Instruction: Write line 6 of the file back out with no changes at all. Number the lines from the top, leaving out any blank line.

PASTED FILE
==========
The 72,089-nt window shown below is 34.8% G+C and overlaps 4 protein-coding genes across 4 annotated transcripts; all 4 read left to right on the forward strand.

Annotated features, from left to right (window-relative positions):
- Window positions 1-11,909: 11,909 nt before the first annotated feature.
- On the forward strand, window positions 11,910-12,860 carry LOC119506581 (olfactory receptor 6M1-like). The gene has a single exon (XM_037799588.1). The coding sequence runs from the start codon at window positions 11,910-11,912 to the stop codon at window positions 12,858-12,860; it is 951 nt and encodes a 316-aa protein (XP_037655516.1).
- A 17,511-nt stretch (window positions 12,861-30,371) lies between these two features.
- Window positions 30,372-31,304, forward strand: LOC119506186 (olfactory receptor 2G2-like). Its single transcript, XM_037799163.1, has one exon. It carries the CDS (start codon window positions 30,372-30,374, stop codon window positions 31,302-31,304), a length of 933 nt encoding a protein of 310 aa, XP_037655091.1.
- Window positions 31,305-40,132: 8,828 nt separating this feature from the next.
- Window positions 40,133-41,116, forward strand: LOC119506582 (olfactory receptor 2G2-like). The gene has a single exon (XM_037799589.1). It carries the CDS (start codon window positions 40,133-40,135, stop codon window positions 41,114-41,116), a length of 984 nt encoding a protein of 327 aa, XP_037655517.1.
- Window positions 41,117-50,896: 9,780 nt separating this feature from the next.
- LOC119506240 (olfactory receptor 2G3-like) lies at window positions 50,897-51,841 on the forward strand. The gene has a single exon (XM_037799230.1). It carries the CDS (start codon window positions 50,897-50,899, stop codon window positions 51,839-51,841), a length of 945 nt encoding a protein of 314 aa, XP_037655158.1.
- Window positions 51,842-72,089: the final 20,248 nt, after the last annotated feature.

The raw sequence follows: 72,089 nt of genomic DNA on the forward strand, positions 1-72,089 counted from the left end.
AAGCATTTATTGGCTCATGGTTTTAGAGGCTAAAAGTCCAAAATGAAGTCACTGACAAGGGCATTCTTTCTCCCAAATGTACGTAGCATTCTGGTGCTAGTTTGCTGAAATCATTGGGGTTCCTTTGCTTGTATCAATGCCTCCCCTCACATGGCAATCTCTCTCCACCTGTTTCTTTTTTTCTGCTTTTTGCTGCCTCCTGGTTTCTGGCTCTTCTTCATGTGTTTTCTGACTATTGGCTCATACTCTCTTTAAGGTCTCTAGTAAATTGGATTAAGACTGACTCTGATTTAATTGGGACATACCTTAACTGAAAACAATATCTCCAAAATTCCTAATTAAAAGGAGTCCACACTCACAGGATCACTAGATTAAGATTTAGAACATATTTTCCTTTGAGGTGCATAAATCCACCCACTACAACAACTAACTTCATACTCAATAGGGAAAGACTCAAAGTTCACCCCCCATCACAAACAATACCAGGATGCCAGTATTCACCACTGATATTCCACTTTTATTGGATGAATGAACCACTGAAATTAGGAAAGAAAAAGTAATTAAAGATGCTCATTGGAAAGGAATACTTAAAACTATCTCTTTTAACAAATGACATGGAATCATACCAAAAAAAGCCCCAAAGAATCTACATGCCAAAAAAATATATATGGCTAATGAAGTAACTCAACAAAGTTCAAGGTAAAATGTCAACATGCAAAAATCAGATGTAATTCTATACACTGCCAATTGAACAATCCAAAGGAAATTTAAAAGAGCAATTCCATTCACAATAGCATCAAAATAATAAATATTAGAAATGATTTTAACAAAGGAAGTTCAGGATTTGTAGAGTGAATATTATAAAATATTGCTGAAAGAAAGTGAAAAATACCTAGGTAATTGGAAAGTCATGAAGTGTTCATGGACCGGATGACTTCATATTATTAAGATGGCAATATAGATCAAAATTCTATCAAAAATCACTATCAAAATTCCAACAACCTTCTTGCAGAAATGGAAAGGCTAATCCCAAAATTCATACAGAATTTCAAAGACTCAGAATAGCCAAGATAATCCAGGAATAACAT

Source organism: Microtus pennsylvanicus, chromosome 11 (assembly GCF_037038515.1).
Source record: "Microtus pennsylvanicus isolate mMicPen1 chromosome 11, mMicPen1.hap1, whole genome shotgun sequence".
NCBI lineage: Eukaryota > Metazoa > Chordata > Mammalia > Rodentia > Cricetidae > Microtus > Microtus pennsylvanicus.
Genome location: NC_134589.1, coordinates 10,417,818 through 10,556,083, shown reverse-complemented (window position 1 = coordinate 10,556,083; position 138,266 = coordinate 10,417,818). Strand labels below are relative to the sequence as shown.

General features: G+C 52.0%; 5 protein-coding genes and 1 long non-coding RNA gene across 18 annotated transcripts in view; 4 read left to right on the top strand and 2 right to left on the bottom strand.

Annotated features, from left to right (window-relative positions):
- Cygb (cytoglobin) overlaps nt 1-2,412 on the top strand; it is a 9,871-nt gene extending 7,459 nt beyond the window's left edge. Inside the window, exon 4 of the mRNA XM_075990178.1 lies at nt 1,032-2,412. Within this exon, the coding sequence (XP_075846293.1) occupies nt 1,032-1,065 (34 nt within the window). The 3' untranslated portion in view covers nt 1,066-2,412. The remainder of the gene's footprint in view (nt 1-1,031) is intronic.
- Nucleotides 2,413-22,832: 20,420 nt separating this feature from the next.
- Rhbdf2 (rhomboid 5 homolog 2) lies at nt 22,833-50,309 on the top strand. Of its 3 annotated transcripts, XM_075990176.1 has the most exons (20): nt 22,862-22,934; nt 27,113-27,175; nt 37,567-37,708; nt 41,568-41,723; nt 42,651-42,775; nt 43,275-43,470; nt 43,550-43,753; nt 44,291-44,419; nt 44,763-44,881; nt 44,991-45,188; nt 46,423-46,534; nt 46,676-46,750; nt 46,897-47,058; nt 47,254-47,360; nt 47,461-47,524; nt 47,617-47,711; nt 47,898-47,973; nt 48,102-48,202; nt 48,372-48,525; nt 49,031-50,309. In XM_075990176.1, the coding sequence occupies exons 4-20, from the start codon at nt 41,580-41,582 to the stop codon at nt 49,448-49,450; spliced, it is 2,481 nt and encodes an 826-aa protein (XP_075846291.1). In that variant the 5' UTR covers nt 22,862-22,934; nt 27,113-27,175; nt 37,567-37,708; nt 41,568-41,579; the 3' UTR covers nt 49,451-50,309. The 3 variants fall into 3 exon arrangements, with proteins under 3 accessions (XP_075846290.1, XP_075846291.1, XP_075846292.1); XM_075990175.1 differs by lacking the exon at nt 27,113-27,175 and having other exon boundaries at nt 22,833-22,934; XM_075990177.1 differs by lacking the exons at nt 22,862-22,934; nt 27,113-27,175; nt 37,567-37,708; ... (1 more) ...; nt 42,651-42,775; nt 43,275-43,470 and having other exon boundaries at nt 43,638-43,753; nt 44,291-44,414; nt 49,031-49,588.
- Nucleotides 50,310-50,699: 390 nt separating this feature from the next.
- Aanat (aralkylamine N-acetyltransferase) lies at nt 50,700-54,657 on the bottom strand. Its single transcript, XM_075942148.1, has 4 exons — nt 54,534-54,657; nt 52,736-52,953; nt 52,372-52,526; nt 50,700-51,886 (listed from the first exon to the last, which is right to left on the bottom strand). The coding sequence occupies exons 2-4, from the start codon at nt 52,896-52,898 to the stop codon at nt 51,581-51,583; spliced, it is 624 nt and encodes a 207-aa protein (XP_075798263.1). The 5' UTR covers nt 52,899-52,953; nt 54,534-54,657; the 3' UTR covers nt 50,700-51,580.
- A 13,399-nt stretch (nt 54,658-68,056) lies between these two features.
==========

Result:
- Window positions 30,372-31,304, forward strand: LOC119506186 (olfactory receptor 2G2-like). Its single transcript, XM_037799163.1, has one exon. It carries the CDS (start codon window positions 30,372-30,374, stop codon window positions 31,302-31,304), a length of 933 nt encoding a protein of 310 aa, XP_037655091.1.